In my last article I wrote about the collective shadow, its actualization as a personal neurosis that can become a social neurosis; I explained everything in detail there so there’s no sense in telling it here again. Since I stopped where the collective shadow became a dictator here I want to discuss more on what those individuals of the crowd are when each deals with an unintegrated shadow. I’ll speak about the root of social madness that occurs frequently, not only when an infamous character takes the shape of everyone’s shadow. I’ll also explain what madness signifies and why it is different from mental illness.
I’ll refer here to a psychiatrist and a philosopher Constantin Enăchescu who discusses about a different form of madness, one that plagues the homo demens that I find similar to the individual still possessed by his shadow; his description of the homo demens matches that of Jung’s regarding the person that still carries his shadow. I find that this situation of social neurosis, unintegrated shadows and homo demens applies today.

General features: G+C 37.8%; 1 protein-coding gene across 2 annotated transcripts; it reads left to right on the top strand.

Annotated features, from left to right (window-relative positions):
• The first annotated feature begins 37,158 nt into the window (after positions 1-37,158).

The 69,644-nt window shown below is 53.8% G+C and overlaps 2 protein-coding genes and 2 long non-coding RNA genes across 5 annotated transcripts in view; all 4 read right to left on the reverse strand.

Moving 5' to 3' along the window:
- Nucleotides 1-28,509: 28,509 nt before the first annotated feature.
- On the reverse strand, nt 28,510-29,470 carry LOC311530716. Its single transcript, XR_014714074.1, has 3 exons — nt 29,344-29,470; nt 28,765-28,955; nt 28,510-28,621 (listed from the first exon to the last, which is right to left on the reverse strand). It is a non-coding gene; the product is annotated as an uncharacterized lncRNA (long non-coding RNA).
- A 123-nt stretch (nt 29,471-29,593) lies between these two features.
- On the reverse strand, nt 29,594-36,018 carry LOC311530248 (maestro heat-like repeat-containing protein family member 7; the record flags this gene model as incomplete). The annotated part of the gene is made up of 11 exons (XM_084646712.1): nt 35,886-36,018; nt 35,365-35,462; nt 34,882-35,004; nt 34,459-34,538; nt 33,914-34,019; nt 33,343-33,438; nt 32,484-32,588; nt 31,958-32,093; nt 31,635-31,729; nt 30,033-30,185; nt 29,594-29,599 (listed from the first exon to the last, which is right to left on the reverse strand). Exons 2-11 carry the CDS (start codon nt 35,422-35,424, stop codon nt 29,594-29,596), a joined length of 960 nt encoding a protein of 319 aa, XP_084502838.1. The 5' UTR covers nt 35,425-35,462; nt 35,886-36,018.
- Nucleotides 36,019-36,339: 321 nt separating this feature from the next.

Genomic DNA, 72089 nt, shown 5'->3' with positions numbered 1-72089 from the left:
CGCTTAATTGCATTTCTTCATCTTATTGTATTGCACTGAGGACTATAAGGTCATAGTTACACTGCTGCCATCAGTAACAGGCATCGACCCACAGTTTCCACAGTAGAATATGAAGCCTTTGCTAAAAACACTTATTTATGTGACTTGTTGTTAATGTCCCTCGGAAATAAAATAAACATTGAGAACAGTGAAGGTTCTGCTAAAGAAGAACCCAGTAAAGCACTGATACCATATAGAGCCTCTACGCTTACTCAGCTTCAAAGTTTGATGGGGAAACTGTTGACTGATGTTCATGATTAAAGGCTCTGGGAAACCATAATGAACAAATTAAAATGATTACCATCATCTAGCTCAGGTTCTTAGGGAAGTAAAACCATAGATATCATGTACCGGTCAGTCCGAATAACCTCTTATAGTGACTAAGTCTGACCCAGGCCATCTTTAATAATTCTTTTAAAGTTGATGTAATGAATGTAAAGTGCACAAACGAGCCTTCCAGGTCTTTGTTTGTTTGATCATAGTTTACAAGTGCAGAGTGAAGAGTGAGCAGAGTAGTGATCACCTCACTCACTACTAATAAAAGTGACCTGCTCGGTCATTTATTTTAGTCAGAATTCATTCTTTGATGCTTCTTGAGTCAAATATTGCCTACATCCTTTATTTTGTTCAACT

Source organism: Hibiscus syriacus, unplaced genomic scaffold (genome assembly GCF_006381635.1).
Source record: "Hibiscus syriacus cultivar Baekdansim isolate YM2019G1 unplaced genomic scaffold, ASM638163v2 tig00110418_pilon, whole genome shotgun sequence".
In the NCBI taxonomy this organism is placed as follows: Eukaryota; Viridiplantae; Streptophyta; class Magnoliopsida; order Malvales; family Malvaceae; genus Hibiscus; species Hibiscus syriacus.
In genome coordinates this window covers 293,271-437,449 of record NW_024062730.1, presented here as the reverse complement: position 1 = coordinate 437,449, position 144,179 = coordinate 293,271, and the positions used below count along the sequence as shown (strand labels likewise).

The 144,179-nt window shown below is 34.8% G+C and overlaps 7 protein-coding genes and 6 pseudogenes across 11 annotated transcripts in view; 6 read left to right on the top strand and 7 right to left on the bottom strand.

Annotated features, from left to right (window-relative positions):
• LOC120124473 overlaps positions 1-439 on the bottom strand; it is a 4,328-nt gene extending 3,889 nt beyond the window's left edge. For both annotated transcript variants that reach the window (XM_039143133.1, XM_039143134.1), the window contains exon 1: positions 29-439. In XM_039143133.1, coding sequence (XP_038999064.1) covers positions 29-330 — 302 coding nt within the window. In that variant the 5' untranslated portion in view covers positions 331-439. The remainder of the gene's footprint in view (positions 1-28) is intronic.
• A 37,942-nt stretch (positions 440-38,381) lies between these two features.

I’m going to start with one of Michel Foucault’s ideas, namely that madness is not natural and we have to analyze the cultural, economic and intellectual structures of a society to see how and why it emerges. I think it’s a good idea to look at today’s world. Since the collective is formed from each of us and we can change only ourselves, we have to look at the individual and this is where Enăchescu theory comes in. He says that mental illness is considered as a state of abnormality of the psyche, while madness is a state of alterity of the inner life, that is opposed to reason; if it is opposed to reason, then it means that it’s opposed to what is considered to be normality that is the agreement of intellect with reality. So the cultural madness emerges and we see an important similarly between the two philosophers. Here Enăchescu proposes a philosophical view and ‘treatment’ to analyze the individual, not only from normality’s viewpoint, but from alterity’s.
This distance that we create from psychiatry leads to what our thinker calls ‘metaphysics of madness’. We want to use it solely when referring to the individuals that still have a shadow (most of us), not mentally ill persons. This means removing the label of the pathologic and morbid that insanity has acquired in time. According to Enăchescu this also means to consider it a human phenomena and explain how and why the individual negates himself. Madness thus becomes a different way of being and her metaphysics…